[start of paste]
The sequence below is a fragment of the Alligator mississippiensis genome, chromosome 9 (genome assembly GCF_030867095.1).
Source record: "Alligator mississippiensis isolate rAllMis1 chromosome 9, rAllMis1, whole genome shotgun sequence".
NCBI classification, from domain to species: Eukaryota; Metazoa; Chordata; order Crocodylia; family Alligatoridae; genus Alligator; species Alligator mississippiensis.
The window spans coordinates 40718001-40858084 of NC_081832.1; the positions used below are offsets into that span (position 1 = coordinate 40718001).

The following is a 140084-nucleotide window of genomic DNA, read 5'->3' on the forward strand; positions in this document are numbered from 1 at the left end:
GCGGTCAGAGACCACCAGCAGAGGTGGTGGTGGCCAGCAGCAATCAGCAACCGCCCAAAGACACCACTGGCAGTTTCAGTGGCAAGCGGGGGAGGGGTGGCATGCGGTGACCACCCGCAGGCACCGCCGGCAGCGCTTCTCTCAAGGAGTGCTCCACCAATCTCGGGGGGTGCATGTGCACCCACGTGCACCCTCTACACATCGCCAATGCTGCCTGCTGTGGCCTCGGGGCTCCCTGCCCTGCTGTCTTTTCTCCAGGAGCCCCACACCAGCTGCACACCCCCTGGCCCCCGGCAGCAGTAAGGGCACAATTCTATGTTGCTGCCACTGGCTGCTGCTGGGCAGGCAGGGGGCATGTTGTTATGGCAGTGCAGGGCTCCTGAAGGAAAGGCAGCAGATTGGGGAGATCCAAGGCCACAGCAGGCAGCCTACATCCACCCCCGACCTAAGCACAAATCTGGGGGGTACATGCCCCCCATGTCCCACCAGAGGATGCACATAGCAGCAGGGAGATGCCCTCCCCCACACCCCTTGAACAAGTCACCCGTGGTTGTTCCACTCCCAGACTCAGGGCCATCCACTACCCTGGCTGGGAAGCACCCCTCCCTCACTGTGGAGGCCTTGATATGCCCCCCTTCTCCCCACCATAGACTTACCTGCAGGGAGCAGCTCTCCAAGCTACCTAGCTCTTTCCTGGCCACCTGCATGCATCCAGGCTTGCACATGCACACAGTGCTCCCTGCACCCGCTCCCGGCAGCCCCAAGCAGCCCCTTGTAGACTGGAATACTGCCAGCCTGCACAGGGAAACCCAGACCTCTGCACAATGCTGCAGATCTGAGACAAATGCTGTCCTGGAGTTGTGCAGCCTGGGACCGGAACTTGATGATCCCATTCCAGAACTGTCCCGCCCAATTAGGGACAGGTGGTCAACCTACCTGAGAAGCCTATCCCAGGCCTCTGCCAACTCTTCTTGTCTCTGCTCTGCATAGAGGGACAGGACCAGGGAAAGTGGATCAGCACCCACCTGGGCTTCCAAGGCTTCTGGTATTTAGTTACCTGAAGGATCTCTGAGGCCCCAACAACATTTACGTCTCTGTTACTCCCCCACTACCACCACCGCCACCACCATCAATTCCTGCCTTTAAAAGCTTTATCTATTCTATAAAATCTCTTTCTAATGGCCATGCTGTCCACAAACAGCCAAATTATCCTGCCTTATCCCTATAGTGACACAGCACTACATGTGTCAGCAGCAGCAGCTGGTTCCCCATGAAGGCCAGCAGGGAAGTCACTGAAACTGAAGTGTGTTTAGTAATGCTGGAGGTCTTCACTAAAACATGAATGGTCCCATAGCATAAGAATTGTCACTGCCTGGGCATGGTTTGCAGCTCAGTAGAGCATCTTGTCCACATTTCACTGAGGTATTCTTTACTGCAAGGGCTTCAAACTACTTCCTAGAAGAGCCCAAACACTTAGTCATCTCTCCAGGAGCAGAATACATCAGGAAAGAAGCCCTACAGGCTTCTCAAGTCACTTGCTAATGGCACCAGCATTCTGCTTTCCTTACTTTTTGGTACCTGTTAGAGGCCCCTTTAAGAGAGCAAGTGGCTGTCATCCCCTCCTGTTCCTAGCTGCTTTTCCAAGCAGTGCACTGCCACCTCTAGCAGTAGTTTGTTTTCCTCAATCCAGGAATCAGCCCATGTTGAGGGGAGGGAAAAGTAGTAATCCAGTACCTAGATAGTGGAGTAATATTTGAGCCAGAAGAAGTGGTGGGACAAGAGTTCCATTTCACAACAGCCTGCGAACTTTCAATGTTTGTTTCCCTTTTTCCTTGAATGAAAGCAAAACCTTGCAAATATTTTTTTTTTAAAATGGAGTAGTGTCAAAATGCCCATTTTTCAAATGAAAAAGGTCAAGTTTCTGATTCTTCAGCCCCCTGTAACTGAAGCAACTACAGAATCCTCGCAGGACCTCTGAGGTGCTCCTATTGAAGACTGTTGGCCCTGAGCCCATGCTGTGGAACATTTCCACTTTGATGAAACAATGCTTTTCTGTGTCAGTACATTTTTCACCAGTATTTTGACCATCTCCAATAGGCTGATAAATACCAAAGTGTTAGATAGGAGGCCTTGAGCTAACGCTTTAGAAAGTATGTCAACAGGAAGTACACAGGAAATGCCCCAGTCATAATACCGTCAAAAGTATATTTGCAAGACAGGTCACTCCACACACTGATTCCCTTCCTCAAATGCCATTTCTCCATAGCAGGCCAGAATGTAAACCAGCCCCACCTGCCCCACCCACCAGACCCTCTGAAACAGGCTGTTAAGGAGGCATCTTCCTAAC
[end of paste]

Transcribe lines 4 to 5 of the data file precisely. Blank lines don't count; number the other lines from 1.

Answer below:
The window spans coordinates 40718001-40858084 of NC_081832.1; the positions used below are offsets into that span (position 1 = coordinate 40718001).

The following is a 140084-nucleotide window of genomic DNA, read 5'->3' on the forward strand; positions in this document are numbered from 1 at the left end: